2. Indirect: use community health
Direct Methods of Nutritional
These are summarized as ABCD
Biochemical, laboratory methods
Dietary evaluation methods
Indirect Methods of Nutritional
These include three categories:
Ecological variables including crop production
Economic factors e.g. per capita income,
population density & social habits
Vital health statistics particularly infant &
under 5 mortality & fertility index
1. Physical and Clinical examination
Night blindness, Bitot’s spot, corneal
xerosis (xeropthalmia) -A
Enlargement of thyroid (Hypothyrodism) -
Pale conjuntiva, pale palms(Anaemia)- Iron
Absence of knee or ankel jerk (Beriberi)- B1
Pigeon chest, deformed pelvis, curved legs.
Angular stomatitis – B2
3 Ds (pelagra) –Niacin
Swellen and bleeding gums, Scurvy - C
2. Assessment of Dietary
A. Qualitative aspect of food.
B. Quantitative aspect of food.
C. Social aspect of food
A. Qualitative aspect of food
1. Vegetarian and non-vegetarian food
2. Use of cooking oil: refined or non refined
3. Type of salt used: iodized or non-iodized.
4. Habit of Balanced diet
5. Knowledge about balanced diet
B. Quantitative aspect of food
Total calorie requirement and daily
consumption of calorie in the family on
the basis of:
Total family members by age and sex.
Number of vulnerable groups
C. Social aspect of
Knowledge and importance of nutrition.
Food cooking habit.
Storage and distribution of food.
Washing of vegetable.
Cutting of vegetable.
Types of utensils used.
Place of storage of food grain.
Preference of food distribution in the family.
Food taboo/ forbidden foods
Addiction habits: tobacco, paan, gudkha,
khaini, cigarette, alcohol, Ganja,
3. Anthropometric measurement
Among all children below 5 years:
1. Mid upper arm circumference (MUAC) 6+ months
4. Weight for age (GOMEZ classification)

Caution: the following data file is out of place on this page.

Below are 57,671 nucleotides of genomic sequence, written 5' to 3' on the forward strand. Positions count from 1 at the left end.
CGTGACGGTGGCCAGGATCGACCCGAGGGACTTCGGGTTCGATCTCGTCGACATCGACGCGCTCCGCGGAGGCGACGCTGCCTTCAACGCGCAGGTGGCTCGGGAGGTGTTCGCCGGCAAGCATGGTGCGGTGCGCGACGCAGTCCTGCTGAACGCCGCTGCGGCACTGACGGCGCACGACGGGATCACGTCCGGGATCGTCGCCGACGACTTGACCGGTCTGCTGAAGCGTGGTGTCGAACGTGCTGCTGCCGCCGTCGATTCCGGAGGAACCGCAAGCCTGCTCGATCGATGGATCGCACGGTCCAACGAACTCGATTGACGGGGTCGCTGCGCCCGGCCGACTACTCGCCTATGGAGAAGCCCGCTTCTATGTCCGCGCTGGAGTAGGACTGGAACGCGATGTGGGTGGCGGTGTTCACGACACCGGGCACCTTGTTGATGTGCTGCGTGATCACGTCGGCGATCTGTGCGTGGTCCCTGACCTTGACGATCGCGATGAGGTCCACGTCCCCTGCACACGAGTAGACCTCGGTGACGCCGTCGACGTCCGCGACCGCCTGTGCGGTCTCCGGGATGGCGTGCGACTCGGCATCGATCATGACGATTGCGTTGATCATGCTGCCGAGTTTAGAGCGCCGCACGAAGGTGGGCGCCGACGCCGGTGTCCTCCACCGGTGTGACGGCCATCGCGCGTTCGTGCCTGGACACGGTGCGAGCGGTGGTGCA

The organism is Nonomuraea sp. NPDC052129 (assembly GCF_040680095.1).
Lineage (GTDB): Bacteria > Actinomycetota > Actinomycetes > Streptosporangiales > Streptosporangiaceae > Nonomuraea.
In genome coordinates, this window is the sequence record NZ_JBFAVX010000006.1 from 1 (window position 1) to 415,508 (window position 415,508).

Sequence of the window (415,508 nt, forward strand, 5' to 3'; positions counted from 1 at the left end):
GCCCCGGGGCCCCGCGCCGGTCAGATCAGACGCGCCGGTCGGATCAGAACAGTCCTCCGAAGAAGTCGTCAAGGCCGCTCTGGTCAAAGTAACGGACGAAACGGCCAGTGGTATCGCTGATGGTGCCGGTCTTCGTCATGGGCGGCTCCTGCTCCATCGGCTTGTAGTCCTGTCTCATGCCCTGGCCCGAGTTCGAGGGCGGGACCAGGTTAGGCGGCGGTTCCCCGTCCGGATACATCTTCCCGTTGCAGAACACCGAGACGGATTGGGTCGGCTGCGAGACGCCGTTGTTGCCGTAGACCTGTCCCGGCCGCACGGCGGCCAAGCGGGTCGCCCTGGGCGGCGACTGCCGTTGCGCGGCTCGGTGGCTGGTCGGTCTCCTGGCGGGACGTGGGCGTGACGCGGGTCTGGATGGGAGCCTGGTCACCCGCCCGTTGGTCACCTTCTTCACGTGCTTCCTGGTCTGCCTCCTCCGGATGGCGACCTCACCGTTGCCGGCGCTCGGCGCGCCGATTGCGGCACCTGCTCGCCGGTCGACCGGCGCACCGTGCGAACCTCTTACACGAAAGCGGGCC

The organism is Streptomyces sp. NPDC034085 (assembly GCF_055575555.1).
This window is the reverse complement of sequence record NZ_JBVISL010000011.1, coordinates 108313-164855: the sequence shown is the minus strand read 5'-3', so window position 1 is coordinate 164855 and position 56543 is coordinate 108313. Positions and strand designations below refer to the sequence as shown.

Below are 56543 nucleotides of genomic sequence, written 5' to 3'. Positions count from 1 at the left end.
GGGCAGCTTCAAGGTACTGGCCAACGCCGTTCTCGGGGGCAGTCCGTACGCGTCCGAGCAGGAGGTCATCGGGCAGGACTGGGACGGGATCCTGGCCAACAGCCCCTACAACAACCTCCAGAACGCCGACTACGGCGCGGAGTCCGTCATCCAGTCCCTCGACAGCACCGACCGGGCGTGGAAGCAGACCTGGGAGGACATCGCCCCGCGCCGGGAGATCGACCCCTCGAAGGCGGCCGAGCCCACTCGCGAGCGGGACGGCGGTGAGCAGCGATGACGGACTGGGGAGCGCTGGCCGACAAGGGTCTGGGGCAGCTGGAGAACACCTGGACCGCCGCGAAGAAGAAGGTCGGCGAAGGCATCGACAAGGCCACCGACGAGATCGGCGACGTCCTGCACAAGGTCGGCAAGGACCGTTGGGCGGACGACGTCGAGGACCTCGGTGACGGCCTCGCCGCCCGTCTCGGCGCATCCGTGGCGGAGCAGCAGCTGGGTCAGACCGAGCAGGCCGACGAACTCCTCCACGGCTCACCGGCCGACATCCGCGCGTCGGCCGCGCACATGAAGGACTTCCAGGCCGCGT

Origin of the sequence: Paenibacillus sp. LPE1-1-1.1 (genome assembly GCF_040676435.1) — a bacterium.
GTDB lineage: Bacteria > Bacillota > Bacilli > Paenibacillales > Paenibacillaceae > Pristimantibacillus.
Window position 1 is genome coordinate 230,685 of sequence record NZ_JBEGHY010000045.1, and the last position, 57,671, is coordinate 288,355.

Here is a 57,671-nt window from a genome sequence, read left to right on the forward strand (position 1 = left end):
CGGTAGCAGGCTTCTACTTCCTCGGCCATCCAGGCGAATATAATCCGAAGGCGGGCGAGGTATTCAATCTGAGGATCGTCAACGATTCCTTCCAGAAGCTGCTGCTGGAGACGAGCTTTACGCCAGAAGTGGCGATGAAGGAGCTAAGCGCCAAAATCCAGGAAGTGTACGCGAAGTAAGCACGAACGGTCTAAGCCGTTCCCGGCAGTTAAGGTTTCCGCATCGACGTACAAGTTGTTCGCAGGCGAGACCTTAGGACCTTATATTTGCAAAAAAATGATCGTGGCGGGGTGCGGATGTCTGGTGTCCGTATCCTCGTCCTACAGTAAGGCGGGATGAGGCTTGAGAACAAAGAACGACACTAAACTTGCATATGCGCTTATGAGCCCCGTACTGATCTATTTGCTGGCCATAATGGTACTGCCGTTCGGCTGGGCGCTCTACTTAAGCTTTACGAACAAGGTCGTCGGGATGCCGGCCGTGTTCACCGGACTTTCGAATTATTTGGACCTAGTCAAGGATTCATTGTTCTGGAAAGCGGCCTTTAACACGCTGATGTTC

5. Water low's classification
6. Chest and head circumference
for adult population
GOMEZ classification of PEM
Wt. of the child
Weight for age = X 100
Wt. of a normal child of same age
Between 90 and 110% = Normal nutritional status
Between 75 and 89% = 1st degree malnutrition
Between 60 and 74% = 2nd degree malnutrition
Under 60% = 3rd degree malnutrition
Wight/Height (%) = Weight of the child X 1oo
weight of a normal child at same height
Height/Age = Height of the child X 1oo
Ht. of a normal child at same age
Nutritional status Stunting (Ht/Ag%) Wasting (wt/Ht%)
Normal >95 >90
Mildly impaired 87.5 - 95 80 – 90
Moderately impaired 80 – 87.5 70 – 80
Severely impaired <80 <70
Mid upper arm circumference
MUAC is the circumference of the left upper arm,
measured at the mid-point between the tip of the
shoulder and the tip of the elbow (olecranon process
and the acromium).
<12.5 cm = sever malnutrition
12.5-13.5 cm = mild-moderate malnutrition
>12.5 cm = satisfactory nutritional status
Maternal and child health
(MCH) points should be covered:
Age at marriage
Age at first pregnancy
ANC visits (Never, one time, 4 times)
Place of delivery
Type of delivery at institution
Post natal care
Immunization status of U5 children (not at all, partially
immunized, completely immunized)
KAP on delivery kit.
Birth weight of baby
Percentage of babies suffering from different diseases:
points should be included on:
1. Number of eligible couple
2. Use of family planning methods
3. Types of contraceptive methods used
4. Sexwise distribution of family planning users
5. Birth spacing
6. Preference of sex of child (male or female)
7. KAP on contraceptive
6. Maternal and child health
Number of reproductive aged women
Number of pregnant women
Care during pregnancy
7. Family Planning
Use of contraception
Number of eligible couple
Number of currently married people
Unmet need of family planning
Family planning methods
Natural Methods Artificial methods
• Coitus interrupts
• Safe period
• Cervical Mucous
• Basal Body
Male Female Male Female
Condom Vasectomy •Minilap